Bell Witch: Mirror Reaper

Bell Witch: Mirror Reaper

The greatest domestic purveyors of funeral doom since Evoken.

Bell Witch: Mirror Reaper

4 / 5

Bell Witch has spent the totality of its recorded existence at the forefront of the funeral doom subgenre, underpinning the grinding noise of stretched-out riffs with a plaintive, mournful quality that has turned heads since 2012’s debut Longing. Four Phantoms confirmed the group as arguably the best domestic purveyors of the style since Evoken, though soon after the bass/drum duo of Dylan Desmond and Adrien Guerra dissolved when the latter’s alcoholism resulted in his departure from the group, leaving Desmond to soldier on with replacement drummer/vocalist Jesse Shreibman to complete tour dates and start work on a follow-up album. Doom metal’s natural preoccupation with death meant that Mirror Reaper, a haunted rumination on the space between life and the great beyond, was already composed by the time Guerra died in his sleep in May 2016. But as was the case when Nick Cave’s mostly completed Skeleton Tree was interrupted by his son’s passing, Mirror Reaper is inexorably reshaped by its sudden metatextual context, and the duo’s reconfigurations in the wake of their friend’s death makes the album Bell Witch’s most unsettling reflection to date.

A continuation of its predecessor’s compositional ambition, Mirror Reaper weaves in wildly contrasting passages across its 83-minute track, complicating the usual doom grind with acoustic passage, choral chants and electronic ambience. In fact, it takes a few minutes for a metal riff to even enter the picture, exploding suddenly in tandem with a cymbal crash that blows the opening of Desmond’s elegiacally spaced, high-necked bass chords out of the water. A faint, hissing synthesizer wail redolent of some of John Carpenter’s early scores fills a few gaps in that intro, lacing the mournful, cautious beginning with something darker to prefigure the coming storm. From there, the track unfurls in broad sections, from the extended doom passage near the start, complete with chanted baritone vocals and death growls from the pair as well as guest vocalist Erik Moggridge. Around 18 minutes in, though, the composition shifts more toward post-rock, fading back to roaming, lonely basslines that reverberate in negative space, drawn toward the occasional sonar pings of Shreibman’s percussion.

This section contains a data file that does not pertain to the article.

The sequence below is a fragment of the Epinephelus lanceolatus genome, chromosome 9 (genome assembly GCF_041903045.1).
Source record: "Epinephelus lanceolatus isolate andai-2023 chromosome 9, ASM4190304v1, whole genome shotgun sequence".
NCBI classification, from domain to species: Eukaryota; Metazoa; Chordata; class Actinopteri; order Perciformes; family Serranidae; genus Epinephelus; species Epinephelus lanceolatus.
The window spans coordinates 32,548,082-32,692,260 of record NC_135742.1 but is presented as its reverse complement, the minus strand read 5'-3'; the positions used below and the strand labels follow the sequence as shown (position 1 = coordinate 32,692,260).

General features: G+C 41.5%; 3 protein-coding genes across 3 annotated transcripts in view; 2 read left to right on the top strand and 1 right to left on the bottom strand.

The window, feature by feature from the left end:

The rhythm-section-as-band layout of Bell Witch is a fascinating contrast for the direction many of the peers have taken. Doom metal’s love of low-end frequencies has left guitars so downtuned that bassists are increasingly seen by upstart groups as an unnecessary expense. Desmond’s bass playing thus comes across as something of a corrective to that notion, highlighting the instrument’s versatility of tone and expression. Consider the loneliness evoked by those instances of his bass singing short, lost chords during quieter moments, or how deeply he layers overdubs about a quarter of the way through the track to explore several registers at once. The inherently melancholic whine of the bass underpins the mournful quality of the music, focusing on mood more than simple heaviness. Shreibman, meanwhile, favors tom strikes that sound as if he leapt down onto his drums from a great height before arduously climbing back up to do it again. Cymbals ring out for added emphasis on both the bass and the vocals, but in general Shreibman’s greatest contribution is his sense of space and reserve, only employing eruptions of noise when absolutely required.

Funeral doom has always lived up to the death-obsessed intimation of its namesake, but few bands (even Bell Witch themselves) have ever wrenched as much pain from their music as Desmond and Shreibman do here. Notes are not played so much as extracted, raised from some deep chasm of sorrow that makes every single chord sound as if it took intense effort to play. Shreibman adds fills of agony and anger to his plodding percussion, sending shockwaves across the afterlife. Vocals compound the sense of loss, and the duo even throw in a recording of Guerra singing, a haunting dispatch from beyond the veil.

The beauty and terror of the recording flags only in a few spots where Desmond and Shreibman drag out their lugubrious dirge a bit too long without changing things up. This is most noticeable toward the end as the track winds down for more than 10 full minutes, its final, grieving vocals, fading out until all that is left is several minutes of air whistling through a desolate landscape as Desmond’s bass moans and Shreibman gradually drifts further and further into space. It’s undoubtedly moving, but the effect wears off given the sheer time allotted to this extended outro, which stretches the material outside of CD length to no great benefit. Still, this is a minor quibble in the otherwise agonizing outpouring of grief, funeral doom made tragically literal as Desmond and Shreibman pay tribute to their fallen friend. If Mirror Reaper lacks some of the more adventurous compositional surprises of its predecessor, it nonetheless cements Bell Witch as the greatest domestic purveyors of the subgenre since Evoken, and few records of any style this year contain the same level of profound emotion.

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